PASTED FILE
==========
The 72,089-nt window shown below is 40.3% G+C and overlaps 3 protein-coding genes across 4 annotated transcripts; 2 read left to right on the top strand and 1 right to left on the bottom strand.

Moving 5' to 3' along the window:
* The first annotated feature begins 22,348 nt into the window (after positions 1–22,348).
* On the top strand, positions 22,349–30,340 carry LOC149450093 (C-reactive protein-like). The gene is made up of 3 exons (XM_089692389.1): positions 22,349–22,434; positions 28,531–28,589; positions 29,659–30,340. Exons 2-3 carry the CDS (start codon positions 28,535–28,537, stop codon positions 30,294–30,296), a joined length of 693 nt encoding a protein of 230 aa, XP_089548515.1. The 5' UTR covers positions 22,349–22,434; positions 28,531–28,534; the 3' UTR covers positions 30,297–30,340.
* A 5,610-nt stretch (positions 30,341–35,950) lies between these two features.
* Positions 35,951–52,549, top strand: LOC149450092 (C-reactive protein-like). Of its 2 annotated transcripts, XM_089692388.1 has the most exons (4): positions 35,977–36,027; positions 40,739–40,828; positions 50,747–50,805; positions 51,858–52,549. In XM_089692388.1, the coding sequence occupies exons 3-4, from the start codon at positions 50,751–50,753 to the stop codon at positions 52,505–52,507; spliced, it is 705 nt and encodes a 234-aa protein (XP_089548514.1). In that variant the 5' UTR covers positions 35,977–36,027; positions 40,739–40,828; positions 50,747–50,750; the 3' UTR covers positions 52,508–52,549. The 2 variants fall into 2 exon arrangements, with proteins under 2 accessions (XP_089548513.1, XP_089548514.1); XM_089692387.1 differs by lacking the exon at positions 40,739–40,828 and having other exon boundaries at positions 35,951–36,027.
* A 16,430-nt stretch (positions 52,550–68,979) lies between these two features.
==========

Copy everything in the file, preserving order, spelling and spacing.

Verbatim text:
The 72,089-nt window shown below is 40.3% G+C and overlaps 3 protein-coding genes across 4 annotated transcripts; 2 read left to right on the top strand and 1 right to left on the bottom strand.

Moving 5' to 3' along the window:
* The first annotated feature begins 22,348 nt into the window (after positions 1–22,348).
* On the top strand, positions 22,349–30,340 carry LOC149450093 (C-reactive protein-like). The gene is made up of 3 exons (XM_089692389.1): positions 22,349–22,434; positions 28,531–28,589; positions 29,659–30,340. Exons 2-3 carry the CDS (start codon positions 28,535–28,537, stop codon positions 30,294–30,296), a joined length of 693 nt encoding a protein of 230 aa, XP_089548515.1. The 5' UTR covers positions 22,349–22,434; positions 28,531–28,534; the 3' UTR covers positions 30,297–30,340.
* A 5,610-nt stretch (positions 30,341–35,950) lies between these two features.
* Positions 35,951–52,549, top strand: LOC149450092 (C-reactive protein-like). Of its 2 annotated transcripts, XM_089692388.1 has the most exons (4): positions 35,977–36,027; positions 40,739–40,828; positions 50,747–50,805; positions 51,858–52,549. In XM_089692388.1, the coding sequence occupies exons 3-4, from the start codon at positions 50,751–50,753 to the stop codon at positions 52,505–52,507; spliced, it is 705 nt and encodes a 234-aa protein (XP_089548514.1). In that variant the 5' UTR covers positions 35,977–36,027; positions 40,739–40,828; positions 50,747–50,750; the 3' UTR covers positions 52,508–52,549. The 2 variants fall into 2 exon arrangements, with proteins under 2 accessions (XP_089548513.1, XP_089548514.1); XM_089692387.1 differs by lacking the exon at positions 40,739–40,828 and having other exon boundaries at positions 35,951–36,027.
* A 16,430-nt stretch (positions 52,550–68,979) lies between these two features.